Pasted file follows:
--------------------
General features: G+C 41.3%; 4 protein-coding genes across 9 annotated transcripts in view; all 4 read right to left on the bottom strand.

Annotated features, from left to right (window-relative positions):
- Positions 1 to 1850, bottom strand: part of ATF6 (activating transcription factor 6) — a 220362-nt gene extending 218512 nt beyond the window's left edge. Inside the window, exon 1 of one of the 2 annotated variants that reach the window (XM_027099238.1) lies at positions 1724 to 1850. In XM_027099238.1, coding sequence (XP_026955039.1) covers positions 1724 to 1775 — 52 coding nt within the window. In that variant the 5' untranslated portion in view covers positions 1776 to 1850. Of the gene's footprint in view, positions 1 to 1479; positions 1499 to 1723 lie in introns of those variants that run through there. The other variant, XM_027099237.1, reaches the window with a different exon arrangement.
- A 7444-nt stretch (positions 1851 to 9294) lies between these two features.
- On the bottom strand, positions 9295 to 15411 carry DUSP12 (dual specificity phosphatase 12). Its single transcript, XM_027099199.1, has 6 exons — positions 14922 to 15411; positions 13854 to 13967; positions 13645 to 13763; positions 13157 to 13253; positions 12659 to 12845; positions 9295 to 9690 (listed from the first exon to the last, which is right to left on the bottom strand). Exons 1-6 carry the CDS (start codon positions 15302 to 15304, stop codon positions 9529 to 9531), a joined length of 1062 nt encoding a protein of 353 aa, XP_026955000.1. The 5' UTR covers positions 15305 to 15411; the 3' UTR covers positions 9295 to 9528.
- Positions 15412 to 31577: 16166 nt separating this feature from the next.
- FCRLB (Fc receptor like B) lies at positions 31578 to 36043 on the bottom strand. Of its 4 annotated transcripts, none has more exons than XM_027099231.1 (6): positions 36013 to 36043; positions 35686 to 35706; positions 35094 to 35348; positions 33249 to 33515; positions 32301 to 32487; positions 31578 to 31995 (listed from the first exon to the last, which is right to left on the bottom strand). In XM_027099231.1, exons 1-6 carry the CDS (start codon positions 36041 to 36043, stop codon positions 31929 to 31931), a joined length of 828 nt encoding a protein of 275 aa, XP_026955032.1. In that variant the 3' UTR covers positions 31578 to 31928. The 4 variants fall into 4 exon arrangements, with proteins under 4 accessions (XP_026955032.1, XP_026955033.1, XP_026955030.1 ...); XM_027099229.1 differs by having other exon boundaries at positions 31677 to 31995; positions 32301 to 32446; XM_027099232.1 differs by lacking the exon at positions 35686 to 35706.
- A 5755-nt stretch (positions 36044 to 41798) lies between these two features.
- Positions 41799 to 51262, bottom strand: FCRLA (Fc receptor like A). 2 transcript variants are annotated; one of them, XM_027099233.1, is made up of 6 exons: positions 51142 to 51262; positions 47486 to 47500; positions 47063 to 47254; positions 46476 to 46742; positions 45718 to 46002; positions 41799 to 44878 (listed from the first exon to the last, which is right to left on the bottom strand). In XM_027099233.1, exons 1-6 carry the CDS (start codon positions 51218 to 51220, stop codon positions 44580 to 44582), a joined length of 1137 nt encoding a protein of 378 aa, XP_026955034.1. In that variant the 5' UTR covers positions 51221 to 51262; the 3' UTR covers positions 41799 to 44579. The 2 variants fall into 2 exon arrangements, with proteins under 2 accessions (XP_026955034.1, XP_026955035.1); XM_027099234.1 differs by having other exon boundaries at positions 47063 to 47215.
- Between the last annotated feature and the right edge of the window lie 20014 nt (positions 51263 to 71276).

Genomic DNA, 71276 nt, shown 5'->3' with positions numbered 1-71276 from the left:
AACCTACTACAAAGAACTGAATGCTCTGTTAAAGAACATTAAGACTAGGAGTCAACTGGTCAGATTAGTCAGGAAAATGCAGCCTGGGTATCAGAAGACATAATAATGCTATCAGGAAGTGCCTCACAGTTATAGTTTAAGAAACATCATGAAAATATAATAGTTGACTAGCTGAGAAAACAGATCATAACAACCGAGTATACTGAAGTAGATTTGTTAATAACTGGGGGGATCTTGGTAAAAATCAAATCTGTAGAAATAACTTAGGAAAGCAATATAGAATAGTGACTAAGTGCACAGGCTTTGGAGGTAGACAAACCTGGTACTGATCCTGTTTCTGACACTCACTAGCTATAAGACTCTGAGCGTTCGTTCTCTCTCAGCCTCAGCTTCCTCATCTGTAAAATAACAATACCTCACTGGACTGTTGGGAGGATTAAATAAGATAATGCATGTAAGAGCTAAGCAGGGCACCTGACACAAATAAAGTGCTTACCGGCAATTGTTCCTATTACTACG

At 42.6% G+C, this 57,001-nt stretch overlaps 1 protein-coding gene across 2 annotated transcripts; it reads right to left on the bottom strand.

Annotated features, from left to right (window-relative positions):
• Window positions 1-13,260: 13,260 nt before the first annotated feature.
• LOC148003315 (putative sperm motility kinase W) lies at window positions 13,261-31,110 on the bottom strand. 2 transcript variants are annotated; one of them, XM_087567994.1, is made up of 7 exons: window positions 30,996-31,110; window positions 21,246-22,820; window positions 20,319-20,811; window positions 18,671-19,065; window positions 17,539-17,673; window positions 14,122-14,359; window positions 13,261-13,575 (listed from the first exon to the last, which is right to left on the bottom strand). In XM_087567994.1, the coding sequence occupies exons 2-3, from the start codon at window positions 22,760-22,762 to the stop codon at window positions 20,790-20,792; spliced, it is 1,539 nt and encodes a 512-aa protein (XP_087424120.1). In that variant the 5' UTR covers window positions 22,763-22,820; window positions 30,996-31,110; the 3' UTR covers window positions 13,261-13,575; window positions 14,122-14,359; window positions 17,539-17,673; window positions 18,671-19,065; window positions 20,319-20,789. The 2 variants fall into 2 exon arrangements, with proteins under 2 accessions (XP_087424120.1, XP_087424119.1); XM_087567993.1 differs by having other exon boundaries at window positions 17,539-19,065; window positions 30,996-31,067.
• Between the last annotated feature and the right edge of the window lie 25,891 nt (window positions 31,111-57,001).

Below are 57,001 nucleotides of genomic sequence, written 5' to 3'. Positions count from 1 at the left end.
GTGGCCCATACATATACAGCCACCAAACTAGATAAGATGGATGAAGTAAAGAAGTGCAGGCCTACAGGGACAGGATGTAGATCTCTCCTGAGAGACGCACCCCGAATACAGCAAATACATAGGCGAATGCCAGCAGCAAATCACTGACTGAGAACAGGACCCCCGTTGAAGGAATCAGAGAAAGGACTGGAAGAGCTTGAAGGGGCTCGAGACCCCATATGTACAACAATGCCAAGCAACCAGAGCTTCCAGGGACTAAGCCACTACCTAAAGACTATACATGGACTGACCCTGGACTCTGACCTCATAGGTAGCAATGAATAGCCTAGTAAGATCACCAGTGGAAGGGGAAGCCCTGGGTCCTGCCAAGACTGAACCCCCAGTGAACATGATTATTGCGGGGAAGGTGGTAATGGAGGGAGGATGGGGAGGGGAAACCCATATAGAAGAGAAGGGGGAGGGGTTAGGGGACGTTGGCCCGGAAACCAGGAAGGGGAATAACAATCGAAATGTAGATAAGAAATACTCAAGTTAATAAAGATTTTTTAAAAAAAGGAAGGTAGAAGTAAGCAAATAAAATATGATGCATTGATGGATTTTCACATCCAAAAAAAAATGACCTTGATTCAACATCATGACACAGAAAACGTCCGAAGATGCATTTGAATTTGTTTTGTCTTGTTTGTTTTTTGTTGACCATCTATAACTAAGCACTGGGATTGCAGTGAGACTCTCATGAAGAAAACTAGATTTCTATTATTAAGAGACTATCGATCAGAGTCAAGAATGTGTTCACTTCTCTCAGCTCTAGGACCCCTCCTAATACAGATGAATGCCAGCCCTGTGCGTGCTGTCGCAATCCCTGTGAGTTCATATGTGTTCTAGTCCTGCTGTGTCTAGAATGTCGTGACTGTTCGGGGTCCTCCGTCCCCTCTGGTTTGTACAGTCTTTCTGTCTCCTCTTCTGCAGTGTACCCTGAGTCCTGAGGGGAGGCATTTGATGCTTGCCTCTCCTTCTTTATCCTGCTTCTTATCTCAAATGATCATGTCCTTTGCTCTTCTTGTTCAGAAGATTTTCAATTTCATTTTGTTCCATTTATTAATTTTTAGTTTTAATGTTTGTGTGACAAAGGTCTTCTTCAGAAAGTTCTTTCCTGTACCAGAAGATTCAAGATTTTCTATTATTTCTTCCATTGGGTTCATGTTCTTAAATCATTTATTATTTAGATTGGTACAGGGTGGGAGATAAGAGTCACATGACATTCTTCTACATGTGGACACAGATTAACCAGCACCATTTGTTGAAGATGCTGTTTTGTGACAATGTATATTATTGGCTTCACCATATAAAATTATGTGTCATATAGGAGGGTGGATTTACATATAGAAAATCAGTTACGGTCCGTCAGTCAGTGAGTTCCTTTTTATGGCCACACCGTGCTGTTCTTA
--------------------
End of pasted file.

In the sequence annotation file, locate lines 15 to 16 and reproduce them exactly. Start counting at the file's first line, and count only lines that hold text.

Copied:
• Window positions 1-13,260: 13,260 nt before the first annotated feature.
• LOC148003315 (putative sperm motility kinase W) lies at window positions 13,261-31,110 on the bottom strand. 2 transcript variants are annotated; one of them, XM_087567994.1, is made up of 7 exons: window positions 30,996-31,110; window positions 21,246-22,820; window positions 20,319-20,811; window positions 18,671-19,065; window positions 17,539-17,673; window positions 14,122-14,359; window positions 13,261-13,575 (listed from the first exon to the last, which is right to left on the bottom strand). In XM_087567994.1, the coding sequence occupies exons 2-3, from the start codon at window positions 22,760-22,762 to the stop codon at window positions 20,790-20,792; spliced, it is 1,539 nt and encodes a 512-aa protein (XP_087424120.1). In that variant the 5' UTR covers window positions 22,763-22,820; window positions 30,996-31,110; the 3' UTR covers window positions 13,261-13,575; window positions 14,122-14,359; window positions 17,539-17,673; window positions 18,671-19,065; window positions 20,319-20,789. The 2 variants fall into 2 exon arrangements, with proteins under 2 accessions (XP_087424120.1, XP_087424119.1); XM_087567993.1 differs by having other exon boundaries at window positions 17,539-19,065; window positions 30,996-31,067.